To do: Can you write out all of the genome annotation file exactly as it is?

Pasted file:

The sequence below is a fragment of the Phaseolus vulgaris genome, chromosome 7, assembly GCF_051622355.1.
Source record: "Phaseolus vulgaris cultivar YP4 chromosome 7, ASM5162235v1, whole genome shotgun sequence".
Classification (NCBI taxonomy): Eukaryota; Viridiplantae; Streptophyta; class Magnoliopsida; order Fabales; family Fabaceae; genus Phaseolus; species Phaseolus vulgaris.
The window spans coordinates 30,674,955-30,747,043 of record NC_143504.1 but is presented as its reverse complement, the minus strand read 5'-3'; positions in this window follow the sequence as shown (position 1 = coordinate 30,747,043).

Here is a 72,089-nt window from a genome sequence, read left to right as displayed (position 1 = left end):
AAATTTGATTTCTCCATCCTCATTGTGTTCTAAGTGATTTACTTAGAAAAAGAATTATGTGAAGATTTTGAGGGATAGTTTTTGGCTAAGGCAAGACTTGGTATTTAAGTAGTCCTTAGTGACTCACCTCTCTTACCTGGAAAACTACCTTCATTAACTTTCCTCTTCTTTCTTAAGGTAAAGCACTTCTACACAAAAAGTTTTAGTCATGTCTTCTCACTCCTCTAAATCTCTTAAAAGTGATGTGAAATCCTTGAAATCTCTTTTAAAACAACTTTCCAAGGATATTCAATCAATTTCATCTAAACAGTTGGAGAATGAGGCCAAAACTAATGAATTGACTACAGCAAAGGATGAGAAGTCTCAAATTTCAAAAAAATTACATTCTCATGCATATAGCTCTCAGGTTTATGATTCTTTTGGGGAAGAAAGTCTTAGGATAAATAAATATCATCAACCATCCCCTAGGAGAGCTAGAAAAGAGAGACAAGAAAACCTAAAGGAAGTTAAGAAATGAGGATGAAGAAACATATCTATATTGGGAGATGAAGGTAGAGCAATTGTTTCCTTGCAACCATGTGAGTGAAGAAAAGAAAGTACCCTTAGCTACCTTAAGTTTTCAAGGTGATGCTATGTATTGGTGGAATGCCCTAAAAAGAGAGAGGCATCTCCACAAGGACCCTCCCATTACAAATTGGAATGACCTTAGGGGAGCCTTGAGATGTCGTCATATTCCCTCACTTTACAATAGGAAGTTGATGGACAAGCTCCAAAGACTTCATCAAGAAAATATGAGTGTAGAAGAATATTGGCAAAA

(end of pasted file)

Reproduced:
The sequence below is a fragment of the Phaseolus vulgaris genome, chromosome 7, assembly GCF_051622355.1.
Source record: "Phaseolus vulgaris cultivar YP4 chromosome 7, ASM5162235v1, whole genome shotgun sequence".
Classification (NCBI taxonomy): Eukaryota; Viridiplantae; Streptophyta; class Magnoliopsida; order Fabales; family Fabaceae; genus Phaseolus; species Phaseolus vulgaris.
The window spans coordinates 30,674,955-30,747,043 of record NC_143504.1 but is presented as its reverse complement, the minus strand read 5'-3'; positions in this window follow the sequence as shown (position 1 = coordinate 30,747,043).

Here is a 72,089-nt window from a genome sequence, read left to right as displayed (position 1 = left end):
AAATTTGATTTCTCCATCCTCATTGTGTTCTAAGTGATTTACTTAGAAAAAGAATTATGTGAAGATTTTGAGGGATAGTTTTTGGCTAAGGCAAGACTTGGTATTTAAGTAGTCCTTAGTGACTCACCTCTCTTACCTGGAAAACTACCTTCATTAACTTTCCTCTTCTTTCTTAAGGTAAAGCACTTCTACACAAAAAGTTTTAGTCATGTCTTCTCACTCCTCTAAATCTCTTAAAAGTGATGTGAAATCCTTGAAATCTCTTTTAAAACAACTTTCCAAGGATATTCAATCAATTTCATCTAAACAGTTGGAGAATGAGGCCAAAACTAATGAATTGACTACAGCAAAGGATGAGAAGTCTCAAATTTCAAAAAAATTACATTCTCATGCATATAGCTCTCAGGTTTATGATTCTTTTGGGGAAGAAAGTCTTAGGATAAATAAATATCATCAACCATCCCCTAGGAGAGCTAGAAAAGAGAGACAAGAAAACCTAAAGGAAGTTAAGAAATGAGGATGAAGAAACATATCTATATTGGGAGATGAAGGTAGAGCAATTGTTTCCTTGCAACCATGTGAGTGAAGAAAAGAAAGTACCCTTAGCTACCTTAAGTTTTCAAGGTGATGCTATGTATTGGTGGAATGCCCTAAAAAGAGAGAGGCATCTCCACAAGGACCCTCCCATTACAAATTGGAATGACCTTAGGGGAGCCTTGAGATGTCGTCATATTCCCTCACTTTACAATAGGAAGTTGATGGACAAGCTCCAAAGACTTCATCAAGAAAATATGAGTGTAGAAGAATATTGGCAAAA